Lina Scheynius has always been very open about sharing her life – from intimate self-portraits to glimpses of friends or just the view outside her window, the London-based, Swedish photographer finds beauty in the simplest and most unexpected moments. Scheynius has just released her fourth photo book, a collection of images from the last ten months that sees her coming to terms with being alone, after the end of a relationship. “I think it’s about trying to find your place in the world as one person, not two people,” the softly-spoken photographer says, in a rare interview.
Scheynius started out by uploading her pictures to Flickr six years ago when she was working as a model. “A lot of the pictures I took while I was modelling were the way I wanted to be photographed, rather than how they photographed me,” she remembers, “they always turned me into something else.” Soon Scheynius’s photos were gaining a huge amount of attention online, and before she knew it, she was beginning a new career as a photographer. “I think the reason my photographs are seen at all is because of the blogs,” she considers. “If people hadn’t continued reposting them, nobody would have ever seen them, because I didn’t take them into an agency or to any magazines. So I’m very thankful.”
“A lot of the pictures I took while I was modelling were the way I wanted to be photographed, rather than how they photographed me,” she remembers, “They always turned me into something else.”
Since then Scheynius has become a regular contributor to AnOther, Vogue and Dazed & Confused, among many other publications, but the last year has marked a change of direction, as she’s turned back to her personal work. Following in the footsteps of Juergen Teller, Scheynius was asked to do a 52-week photo column for Die Zeit, Germany’s most influential weekly newspaper. Each week she shares a photograph and writes about the story behind the image – it’s become a diary of her life. “It’s really helped me to focus on my own work,” she says. “I sometimes left that behind when I was doing commercial work. You think you have to prioritise something because a person is paying you.” The results of her year-long column will be exhibited at the Swedish Photography Gallery in January in Berlin.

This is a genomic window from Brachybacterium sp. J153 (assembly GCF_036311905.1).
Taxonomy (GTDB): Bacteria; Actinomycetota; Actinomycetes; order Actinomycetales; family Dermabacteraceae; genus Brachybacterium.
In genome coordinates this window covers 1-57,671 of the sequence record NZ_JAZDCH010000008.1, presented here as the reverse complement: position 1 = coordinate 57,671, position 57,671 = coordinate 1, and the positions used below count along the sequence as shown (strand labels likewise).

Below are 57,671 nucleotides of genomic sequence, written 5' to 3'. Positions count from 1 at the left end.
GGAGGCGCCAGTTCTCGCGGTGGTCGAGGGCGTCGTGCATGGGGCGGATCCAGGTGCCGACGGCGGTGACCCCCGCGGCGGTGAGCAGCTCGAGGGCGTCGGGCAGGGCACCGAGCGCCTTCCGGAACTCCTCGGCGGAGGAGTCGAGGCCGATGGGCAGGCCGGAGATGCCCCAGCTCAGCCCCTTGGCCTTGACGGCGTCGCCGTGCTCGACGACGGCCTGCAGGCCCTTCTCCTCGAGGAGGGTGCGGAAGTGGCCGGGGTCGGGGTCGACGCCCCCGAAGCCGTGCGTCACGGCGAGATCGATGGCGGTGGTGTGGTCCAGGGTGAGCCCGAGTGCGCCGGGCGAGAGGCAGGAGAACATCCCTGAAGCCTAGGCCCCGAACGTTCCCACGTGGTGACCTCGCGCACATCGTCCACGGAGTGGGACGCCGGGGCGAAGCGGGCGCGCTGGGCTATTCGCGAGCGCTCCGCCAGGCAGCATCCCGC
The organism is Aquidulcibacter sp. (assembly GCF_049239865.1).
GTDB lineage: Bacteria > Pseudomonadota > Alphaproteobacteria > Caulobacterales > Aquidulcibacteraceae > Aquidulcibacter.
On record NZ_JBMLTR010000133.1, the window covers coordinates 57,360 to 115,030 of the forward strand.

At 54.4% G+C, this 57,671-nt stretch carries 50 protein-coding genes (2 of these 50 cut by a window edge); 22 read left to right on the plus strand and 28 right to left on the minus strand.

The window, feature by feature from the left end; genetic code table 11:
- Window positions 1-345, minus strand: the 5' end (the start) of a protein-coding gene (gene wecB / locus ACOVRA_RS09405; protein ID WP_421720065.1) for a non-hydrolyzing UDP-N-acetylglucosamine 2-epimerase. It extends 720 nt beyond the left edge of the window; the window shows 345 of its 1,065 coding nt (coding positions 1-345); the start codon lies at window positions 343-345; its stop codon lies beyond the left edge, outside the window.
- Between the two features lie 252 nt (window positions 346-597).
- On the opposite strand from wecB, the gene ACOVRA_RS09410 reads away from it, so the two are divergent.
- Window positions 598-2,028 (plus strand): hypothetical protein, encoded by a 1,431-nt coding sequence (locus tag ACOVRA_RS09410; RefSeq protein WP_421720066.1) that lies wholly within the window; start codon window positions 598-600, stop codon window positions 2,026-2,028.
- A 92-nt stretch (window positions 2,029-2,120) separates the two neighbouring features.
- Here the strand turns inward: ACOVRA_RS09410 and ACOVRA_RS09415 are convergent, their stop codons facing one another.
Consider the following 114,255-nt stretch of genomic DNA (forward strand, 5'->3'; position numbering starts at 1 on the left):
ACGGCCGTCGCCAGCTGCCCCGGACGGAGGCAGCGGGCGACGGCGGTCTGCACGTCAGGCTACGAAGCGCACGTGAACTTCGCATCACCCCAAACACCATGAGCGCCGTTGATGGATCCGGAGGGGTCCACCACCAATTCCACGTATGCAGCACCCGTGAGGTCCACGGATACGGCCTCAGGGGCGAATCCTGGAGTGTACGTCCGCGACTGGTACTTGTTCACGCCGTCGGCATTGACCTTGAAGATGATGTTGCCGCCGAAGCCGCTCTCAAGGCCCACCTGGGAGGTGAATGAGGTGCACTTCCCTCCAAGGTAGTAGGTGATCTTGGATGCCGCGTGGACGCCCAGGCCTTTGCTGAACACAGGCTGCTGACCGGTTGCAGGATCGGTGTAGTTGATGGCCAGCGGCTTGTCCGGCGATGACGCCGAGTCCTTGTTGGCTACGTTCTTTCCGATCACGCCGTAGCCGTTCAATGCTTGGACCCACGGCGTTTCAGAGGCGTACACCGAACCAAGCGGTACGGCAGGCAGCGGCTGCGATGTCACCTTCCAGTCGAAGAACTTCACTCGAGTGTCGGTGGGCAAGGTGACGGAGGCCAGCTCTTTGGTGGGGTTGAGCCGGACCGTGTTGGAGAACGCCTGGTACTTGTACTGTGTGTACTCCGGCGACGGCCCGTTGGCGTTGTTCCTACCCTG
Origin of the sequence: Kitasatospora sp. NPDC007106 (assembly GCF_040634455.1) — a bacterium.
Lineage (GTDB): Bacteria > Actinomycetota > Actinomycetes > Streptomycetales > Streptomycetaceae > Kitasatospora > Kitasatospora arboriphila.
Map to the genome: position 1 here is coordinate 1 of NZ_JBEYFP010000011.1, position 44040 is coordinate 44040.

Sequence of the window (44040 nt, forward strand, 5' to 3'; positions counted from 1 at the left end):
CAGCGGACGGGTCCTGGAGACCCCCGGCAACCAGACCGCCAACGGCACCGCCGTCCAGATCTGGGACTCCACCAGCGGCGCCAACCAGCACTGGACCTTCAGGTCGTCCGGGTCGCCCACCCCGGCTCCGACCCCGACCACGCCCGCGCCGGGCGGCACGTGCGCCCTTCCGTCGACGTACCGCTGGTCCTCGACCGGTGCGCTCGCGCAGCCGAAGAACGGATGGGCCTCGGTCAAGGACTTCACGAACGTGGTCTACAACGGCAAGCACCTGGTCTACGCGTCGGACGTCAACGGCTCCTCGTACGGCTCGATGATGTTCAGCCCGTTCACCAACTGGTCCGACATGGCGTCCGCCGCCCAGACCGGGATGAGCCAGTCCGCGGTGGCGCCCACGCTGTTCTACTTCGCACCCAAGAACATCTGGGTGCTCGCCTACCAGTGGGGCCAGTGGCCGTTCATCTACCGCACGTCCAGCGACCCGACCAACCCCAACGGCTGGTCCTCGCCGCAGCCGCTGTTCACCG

While her photos are deeply personal, in person Scheynius is a world away from the ‘Instagram-my-life’ generation. So how does she feel about sharing some of the most private details of her life with an audience? “At the beginning I didn’t think many people were going to see my photos,” she admits. “Now I’m sort of used to it, but in the middle it got really terrifying. I realised ‘wow, a lot of people are looking at these’ and I started to imagine that people were behind me when I was taking pictures. I couldn’t shake the idea,” Scheynius says. “But then when my grandfather was ill in hospital, I photographed him and I knew that I would never show these pictures to anyone but him and the family. That reminded me that I can also take pictures just for myself.”
The limited edition photo book 04 is available here.
Text by Karen Orton